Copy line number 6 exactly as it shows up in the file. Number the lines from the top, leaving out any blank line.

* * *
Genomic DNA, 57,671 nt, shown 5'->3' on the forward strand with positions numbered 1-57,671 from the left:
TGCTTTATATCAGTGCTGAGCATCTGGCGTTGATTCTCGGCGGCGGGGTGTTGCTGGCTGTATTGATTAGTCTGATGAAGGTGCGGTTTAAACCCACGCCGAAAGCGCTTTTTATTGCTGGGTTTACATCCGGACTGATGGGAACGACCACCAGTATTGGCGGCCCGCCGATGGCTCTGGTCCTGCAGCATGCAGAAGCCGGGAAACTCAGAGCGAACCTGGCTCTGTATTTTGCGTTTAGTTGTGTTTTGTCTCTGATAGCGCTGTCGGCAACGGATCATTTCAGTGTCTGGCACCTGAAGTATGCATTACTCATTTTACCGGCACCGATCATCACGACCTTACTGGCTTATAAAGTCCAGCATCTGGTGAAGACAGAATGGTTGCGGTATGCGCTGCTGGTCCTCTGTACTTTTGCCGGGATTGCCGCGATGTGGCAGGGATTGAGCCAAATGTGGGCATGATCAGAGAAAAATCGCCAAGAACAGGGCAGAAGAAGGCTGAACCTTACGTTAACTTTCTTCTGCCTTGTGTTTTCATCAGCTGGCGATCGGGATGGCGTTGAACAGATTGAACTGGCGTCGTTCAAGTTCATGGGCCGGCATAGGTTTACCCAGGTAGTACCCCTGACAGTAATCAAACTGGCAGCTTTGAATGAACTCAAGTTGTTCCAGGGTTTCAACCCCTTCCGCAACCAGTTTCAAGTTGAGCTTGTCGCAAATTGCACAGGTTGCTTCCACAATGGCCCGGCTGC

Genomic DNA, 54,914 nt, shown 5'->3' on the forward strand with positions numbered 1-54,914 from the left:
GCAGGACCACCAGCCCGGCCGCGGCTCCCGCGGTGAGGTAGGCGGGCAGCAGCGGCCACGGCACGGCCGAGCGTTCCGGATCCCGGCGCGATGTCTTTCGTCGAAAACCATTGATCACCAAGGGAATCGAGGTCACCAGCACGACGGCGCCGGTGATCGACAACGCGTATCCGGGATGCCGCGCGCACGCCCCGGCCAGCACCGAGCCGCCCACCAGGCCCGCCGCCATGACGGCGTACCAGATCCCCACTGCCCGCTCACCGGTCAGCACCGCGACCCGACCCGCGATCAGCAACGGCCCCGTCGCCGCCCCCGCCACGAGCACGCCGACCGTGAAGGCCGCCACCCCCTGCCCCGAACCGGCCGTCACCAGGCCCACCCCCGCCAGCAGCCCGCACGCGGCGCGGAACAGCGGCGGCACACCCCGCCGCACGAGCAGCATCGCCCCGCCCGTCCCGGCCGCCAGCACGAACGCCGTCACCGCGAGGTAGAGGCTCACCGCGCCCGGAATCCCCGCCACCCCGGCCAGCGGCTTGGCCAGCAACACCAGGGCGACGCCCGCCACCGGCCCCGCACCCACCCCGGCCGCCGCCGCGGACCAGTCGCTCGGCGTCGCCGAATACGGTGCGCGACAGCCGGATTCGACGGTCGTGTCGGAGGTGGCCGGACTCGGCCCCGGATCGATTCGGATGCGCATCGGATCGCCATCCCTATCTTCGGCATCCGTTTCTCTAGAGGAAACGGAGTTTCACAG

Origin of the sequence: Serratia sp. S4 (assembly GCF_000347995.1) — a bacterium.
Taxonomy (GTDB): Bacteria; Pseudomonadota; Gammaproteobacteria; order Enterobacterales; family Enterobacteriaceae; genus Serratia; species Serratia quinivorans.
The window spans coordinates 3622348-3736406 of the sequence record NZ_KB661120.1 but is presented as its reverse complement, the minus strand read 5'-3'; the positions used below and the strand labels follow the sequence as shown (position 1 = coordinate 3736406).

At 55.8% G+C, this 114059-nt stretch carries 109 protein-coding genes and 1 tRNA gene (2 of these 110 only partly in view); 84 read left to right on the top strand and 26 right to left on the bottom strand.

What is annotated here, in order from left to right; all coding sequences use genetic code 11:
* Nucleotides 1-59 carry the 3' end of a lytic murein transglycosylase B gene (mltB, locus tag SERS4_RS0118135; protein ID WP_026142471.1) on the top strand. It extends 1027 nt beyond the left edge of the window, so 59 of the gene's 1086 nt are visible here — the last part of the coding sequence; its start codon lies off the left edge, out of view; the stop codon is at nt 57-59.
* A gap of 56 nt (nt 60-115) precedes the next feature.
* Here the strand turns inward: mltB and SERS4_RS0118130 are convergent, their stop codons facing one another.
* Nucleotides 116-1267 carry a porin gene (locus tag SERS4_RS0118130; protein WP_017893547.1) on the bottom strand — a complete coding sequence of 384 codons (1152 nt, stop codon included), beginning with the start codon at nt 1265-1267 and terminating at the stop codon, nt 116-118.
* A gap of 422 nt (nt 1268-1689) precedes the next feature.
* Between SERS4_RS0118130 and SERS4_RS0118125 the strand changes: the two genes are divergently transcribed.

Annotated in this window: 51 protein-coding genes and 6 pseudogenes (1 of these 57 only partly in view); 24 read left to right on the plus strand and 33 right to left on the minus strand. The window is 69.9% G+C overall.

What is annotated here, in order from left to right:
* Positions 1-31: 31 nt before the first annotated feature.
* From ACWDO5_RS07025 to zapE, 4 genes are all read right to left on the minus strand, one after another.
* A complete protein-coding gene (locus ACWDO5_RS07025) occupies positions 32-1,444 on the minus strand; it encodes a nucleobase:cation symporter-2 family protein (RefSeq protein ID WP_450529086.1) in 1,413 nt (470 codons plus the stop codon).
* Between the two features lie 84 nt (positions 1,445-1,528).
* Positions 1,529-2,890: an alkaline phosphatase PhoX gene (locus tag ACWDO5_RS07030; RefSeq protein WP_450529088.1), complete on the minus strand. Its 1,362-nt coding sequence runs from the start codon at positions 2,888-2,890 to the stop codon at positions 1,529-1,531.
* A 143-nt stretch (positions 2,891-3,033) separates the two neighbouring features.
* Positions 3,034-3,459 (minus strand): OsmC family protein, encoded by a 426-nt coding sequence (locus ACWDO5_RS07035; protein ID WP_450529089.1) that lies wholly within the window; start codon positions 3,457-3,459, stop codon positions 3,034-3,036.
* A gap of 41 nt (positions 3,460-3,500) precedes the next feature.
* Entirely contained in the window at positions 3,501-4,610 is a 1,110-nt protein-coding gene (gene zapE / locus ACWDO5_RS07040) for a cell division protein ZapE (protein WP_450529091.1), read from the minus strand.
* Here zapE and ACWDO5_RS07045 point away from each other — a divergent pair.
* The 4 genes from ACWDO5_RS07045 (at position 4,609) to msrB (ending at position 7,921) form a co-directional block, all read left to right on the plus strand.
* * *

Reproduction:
Taxonomy (GTDB): Bacteria; Pseudomonadota; Gammaproteobacteria; order Enterobacterales; family Enterobacteriaceae; genus Serratia; species Serratia quinivorans.